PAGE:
Lawmakers try to alter voter-approved redistricting reforms
With the census approaching, lawmakers in some states are attempting to alter recent voter-approved measures that were intended to reduce partisan gamesmanship when drawing new voting districts for the U.S. House and state legislatures.
In Missouri and Utah, Republican-led legislatures have advanced proposals to unravel key provisions in redistricting initiatives passed in 2018 before they can be used to draw new legislative maps next year. The Republican Party in Michigan is suing to strike down new prohibitions on politicians’ involvement in redistricting.
It’s not just Republicans who are questioning redistricting reforms. In Virginia, new Democratic majorities in the General Assembly have delayed action for months on a proposal to shift redistricting power from lawmakers to a new bipartisan commission. The plan won strong initial bipartisan approval last year, when Republicans narrowly controlled both chambers. The House has until Saturday, when its session ends, to take the final vote necessary to put the idea to the November ballot.
Advocates for redistricting reform say there is a common theme in the political pushback.
“I think it comes down to people wanting to hold on to power,” said Celina Stewart, senior director of advocacy and litigation at the League of Women Voters, which has backed redistricting overhauls in states across the U.S.
The 2020 census aims to count everyone living in the U.S. as of April 1. Those totals — broken down by counties, cities and specific addresses — will be provided to states in 2021 to use in drawing new boundaries for voting districts that could influence the balance of political power in Congress and state legislatures for the next decade.
In many states, lawmakers and governors will shape the new districts. After Republicans scored big statehouse victories in the 2010 elections, they used their enhanced power in 2011 to draw districts to their advantage in some states. Democrats have historically done the same where they were in control.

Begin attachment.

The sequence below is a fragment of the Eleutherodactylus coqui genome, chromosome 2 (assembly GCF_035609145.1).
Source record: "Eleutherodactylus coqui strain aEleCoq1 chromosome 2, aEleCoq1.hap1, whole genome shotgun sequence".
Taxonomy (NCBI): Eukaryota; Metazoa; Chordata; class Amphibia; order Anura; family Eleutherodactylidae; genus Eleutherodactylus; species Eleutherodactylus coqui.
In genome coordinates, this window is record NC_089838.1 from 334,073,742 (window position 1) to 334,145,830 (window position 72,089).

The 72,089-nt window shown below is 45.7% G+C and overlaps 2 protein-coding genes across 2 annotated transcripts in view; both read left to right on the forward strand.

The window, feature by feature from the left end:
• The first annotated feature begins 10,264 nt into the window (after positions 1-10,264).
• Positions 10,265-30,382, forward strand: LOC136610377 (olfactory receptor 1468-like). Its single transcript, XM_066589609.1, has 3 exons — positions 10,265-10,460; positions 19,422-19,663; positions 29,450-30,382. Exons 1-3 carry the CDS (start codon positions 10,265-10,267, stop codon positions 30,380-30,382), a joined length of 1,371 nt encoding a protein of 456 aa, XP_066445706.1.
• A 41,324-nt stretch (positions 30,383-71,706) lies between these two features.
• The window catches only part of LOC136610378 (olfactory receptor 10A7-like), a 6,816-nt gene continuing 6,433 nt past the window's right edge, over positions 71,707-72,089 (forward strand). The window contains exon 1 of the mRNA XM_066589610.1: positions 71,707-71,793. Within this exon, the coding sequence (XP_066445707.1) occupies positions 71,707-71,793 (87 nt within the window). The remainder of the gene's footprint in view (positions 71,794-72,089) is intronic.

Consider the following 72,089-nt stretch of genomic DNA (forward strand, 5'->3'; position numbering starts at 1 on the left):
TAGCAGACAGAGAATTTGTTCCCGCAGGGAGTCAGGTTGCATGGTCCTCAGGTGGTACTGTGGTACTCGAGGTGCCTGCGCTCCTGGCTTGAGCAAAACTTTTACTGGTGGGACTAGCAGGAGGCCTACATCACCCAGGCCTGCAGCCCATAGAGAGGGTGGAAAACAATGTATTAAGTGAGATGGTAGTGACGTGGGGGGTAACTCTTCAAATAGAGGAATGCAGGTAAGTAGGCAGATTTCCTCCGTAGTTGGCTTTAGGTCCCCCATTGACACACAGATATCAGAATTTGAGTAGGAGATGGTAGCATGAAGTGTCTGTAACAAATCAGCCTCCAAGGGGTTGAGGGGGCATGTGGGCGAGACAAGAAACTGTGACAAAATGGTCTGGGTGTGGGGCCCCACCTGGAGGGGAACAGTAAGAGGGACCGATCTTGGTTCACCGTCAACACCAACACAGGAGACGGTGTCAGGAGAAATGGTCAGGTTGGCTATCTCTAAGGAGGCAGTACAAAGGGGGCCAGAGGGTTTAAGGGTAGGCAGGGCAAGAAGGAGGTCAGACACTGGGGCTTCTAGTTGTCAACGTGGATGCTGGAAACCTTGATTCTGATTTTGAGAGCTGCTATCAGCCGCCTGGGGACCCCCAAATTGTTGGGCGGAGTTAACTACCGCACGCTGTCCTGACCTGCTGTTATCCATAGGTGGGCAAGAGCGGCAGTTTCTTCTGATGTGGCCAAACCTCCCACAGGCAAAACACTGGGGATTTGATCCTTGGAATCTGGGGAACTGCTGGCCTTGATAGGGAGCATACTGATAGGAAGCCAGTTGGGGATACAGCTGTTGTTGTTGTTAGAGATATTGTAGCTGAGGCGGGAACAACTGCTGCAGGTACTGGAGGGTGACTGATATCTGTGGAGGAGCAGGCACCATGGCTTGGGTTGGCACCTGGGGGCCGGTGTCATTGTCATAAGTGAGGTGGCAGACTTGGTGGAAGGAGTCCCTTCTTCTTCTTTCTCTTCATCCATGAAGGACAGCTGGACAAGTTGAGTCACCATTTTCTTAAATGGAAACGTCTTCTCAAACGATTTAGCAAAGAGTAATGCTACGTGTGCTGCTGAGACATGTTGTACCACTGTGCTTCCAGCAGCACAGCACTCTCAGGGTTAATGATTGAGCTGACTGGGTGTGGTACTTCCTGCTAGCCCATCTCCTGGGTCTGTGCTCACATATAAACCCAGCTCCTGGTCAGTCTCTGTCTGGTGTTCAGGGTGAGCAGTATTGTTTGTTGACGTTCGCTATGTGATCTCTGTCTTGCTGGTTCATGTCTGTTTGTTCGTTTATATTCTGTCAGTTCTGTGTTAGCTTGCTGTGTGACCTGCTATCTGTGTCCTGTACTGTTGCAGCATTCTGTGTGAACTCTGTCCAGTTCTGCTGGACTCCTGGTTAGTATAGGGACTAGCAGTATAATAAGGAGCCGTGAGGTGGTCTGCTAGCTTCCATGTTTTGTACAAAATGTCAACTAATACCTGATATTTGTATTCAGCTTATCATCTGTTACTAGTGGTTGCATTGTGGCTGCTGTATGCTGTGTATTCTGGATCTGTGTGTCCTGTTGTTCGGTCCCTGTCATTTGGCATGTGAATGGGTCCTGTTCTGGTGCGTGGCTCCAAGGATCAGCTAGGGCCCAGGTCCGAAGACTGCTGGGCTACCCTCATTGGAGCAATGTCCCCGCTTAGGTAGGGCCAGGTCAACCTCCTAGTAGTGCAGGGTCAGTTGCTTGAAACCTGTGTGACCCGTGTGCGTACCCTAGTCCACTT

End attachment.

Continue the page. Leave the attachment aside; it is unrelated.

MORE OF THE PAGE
Through gerrymandering, the majority party typically spreads voters of the opposing party across multiple districts, diluting their influence, or packs them into only a few districts. Both strategies essentially ensure the majority party's grip on power.
Who draws maps can make a big difference in who wins elections. In Pennsylvania, for example, congressional districts drawn by Republicans in 2011 resulted in the GOP winning 13 of the state's 18 U.S. House seats, even though votes for statewide offices were about evenly split between Democrats and Republicans. After the Democrat-tilted state Supreme Court redrew the maps for the 2018 elections, each party won nine seats.
In recent years, more states have adopted redistricting reforms intended to diminish the potential for partisan gerrymandering. Voters in 2018 approved such measures in Colorado, Michigan, Missouri, Ohio and Utah. Activist groups are pursuing similar measures for the 2020 ballot in Arkansas, Nevada, Oklahoma and Oregon.
Some lawmakers and party officials contend the voter-approved measures have not been well-crafted, pointing to alleged constitutional violations and unintended consequences.